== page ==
University of Arizona a dot Cooperative Extension

Alfalfa Report
Yuma County, Arizona
January 27, 2003

Yuma County Office
2200 W. 28th Street, Ste. 102
Yuma, AZ 85364
(928) 726-3904
(928) 726-8472 FAX

Production Update:

Cutting a seedling stand: A seedling stand should be allowed to develop root reserves before cutting for the first time. Regrowth after the first cutting may be weak and the stand harmed if a seedling stand is cut too soon. A seedling stand is generally ready for cutting once the tap root is 14 inches long, or the regrowth buds at the base of the plant are at least 1 inch long, or flowering has started.

Insect Management: Egyptian alfalfa weevil (Detour signpicture)populations buildup in hay fields during the early spring. Sample alfalfa fields every 2 to 4 days after weevil larvae first appear. Sample each field quadrant by taking 5 sweeps with a standard net. Count the number of weevil larvae in each 5 sweep sample and add the totals for each of the field quadrants. Divide the grand total for the field by the total number of sweeps (20). The field should be treated with an insecticide registered for weevil control when the average number of larvae reaches or exceeds 20 per sweep. If sweep counts are 10 to 15 larvae per sweep just before cutting, then applying malathion under the windrows may be considered. Avaunt is a newly registered insecticide for alfalfa hay production that will control EAW.

Weed Control: It makes no sense to apply less than 20 lbs/AC of Trifluralin granules. Split applications of 10 lbs. spaced 2 or 3 months apart will give you 70-80 percent control. One application of 20 lbs. will give you 90-100 percent control and last just as long. Two applications of 20 lbs./AC may be required for touch weed such as dodder or on poorly drained soils where the herbicide breaks down sooner.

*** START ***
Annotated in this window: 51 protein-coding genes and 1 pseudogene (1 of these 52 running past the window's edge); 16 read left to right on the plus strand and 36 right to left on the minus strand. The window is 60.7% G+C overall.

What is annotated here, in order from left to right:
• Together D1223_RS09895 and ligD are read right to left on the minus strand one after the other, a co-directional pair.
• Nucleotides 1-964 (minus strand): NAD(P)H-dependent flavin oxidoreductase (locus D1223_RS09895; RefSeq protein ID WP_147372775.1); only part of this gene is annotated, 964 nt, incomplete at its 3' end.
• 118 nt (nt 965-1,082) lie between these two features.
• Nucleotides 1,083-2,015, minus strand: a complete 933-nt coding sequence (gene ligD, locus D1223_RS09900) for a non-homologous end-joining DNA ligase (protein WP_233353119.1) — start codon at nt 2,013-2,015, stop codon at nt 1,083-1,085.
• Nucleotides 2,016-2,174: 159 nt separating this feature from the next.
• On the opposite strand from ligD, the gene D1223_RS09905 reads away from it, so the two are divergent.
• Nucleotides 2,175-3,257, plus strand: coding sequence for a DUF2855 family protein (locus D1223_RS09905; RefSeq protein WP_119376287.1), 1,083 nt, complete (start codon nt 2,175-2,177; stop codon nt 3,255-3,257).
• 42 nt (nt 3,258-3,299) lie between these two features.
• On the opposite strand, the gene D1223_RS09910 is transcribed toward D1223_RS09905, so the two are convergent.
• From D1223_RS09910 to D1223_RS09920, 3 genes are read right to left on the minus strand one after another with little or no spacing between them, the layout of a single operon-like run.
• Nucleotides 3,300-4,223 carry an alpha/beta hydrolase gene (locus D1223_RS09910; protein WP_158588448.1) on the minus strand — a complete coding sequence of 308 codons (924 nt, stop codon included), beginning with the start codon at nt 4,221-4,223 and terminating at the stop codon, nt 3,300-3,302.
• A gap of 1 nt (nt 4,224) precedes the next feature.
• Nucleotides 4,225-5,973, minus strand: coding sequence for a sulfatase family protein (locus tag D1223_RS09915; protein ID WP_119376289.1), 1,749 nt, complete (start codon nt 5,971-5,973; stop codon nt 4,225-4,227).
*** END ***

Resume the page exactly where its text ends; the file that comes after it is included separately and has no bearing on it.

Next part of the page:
Market Summary
Off grade
Past 2 Weeks (Jan. 14-27, 2003)
Last Year (Jan. 14-27, 2002)


10 Year Summary (Jan. 14 - Jan. 27, 1994-2003):

10 year summary Jan 14-Jan 27, 1994-2003

Full Disclaimers

Issued in furtherance of Cooperative Extension work, acts of May 8 and June 30, 1914, in cooperation with the U.S. Department of Agriculture, James A. Christenson, Director Cooperative Extension, College of Agriculture and Life Sciences, The University of Arizona.

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Information provided by:
Barry Tickes, Extension Agent, Yuma County
Michael Ottman, Agronomy Specialist
College of Agriculture, The University of Arizona.
Eric Natwick, UCCE Imperial County - Farm Advisor
University of California, Davis, CA.

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